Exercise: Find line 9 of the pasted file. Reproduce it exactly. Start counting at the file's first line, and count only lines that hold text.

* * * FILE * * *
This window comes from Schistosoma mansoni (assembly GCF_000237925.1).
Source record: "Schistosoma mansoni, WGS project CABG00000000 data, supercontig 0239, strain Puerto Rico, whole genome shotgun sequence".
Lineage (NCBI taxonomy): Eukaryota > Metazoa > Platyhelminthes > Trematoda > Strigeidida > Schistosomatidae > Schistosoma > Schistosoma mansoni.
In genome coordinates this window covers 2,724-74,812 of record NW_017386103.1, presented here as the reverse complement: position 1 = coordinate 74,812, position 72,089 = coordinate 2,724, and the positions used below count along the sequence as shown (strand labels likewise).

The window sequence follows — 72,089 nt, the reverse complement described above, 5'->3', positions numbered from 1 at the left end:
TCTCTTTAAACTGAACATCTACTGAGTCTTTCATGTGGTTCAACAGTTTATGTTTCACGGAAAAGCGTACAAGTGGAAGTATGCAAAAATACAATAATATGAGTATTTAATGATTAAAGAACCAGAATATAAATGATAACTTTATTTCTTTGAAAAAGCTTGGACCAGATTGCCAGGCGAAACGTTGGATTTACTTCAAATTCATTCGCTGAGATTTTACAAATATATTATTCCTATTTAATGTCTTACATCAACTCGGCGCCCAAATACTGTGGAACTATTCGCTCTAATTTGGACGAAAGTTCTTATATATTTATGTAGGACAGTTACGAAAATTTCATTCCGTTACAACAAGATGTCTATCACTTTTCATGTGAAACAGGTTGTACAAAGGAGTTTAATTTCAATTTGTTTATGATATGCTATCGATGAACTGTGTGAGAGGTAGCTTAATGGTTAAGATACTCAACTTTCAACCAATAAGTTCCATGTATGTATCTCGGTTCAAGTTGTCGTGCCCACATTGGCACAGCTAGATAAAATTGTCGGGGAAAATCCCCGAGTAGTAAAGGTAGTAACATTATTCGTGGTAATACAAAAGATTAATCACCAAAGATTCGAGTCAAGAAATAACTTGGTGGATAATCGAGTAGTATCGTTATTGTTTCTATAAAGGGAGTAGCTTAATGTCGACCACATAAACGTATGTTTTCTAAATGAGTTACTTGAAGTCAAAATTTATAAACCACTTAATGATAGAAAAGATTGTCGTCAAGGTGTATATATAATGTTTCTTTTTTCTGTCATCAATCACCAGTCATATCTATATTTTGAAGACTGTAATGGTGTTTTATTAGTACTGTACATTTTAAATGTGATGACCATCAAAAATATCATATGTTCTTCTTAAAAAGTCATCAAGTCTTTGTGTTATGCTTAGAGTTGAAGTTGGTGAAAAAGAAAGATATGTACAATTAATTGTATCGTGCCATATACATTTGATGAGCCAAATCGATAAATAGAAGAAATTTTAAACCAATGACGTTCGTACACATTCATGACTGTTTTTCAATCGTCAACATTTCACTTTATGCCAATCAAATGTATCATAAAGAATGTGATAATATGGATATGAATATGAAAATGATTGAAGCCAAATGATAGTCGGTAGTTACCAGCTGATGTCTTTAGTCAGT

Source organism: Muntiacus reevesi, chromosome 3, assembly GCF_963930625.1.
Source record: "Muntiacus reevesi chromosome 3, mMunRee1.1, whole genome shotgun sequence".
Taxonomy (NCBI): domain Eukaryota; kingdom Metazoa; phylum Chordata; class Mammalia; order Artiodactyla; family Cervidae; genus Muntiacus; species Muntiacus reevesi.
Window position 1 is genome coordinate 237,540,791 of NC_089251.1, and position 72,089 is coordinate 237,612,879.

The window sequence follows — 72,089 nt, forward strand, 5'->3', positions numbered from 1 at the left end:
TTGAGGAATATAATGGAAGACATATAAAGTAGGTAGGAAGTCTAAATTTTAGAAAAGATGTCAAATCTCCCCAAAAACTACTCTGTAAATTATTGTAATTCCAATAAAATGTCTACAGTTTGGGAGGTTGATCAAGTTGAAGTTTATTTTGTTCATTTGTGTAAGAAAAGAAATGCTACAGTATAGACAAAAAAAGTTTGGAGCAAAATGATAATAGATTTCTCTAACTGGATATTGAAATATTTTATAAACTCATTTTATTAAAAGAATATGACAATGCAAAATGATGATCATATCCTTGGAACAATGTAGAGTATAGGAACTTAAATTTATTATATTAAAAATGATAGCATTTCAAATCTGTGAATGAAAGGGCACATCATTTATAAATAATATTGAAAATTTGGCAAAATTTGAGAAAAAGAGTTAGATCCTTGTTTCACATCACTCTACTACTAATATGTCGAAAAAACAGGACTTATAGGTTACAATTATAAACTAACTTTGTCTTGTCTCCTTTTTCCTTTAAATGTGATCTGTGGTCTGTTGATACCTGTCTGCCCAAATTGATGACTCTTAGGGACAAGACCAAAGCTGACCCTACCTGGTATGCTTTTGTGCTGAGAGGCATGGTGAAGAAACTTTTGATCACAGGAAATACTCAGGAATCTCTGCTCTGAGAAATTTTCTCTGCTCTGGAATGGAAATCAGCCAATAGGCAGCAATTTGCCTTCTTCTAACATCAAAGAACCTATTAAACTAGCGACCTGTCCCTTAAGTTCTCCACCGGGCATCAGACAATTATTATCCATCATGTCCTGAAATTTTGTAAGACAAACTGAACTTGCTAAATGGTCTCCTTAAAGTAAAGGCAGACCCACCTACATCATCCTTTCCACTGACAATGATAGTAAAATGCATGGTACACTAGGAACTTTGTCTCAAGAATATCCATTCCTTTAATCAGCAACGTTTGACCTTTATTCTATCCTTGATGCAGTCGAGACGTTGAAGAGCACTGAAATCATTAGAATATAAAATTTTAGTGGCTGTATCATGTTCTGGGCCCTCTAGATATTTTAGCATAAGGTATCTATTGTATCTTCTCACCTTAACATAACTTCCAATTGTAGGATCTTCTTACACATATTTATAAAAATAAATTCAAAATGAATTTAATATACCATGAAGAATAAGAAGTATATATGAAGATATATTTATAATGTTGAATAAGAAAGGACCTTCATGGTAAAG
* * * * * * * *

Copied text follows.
Taxonomy (NCBI): domain Eukaryota; kingdom Metazoa; phylum Chordata; class Mammalia; order Artiodactyla; family Cervidae; genus Muntiacus; species Muntiacus reevesi.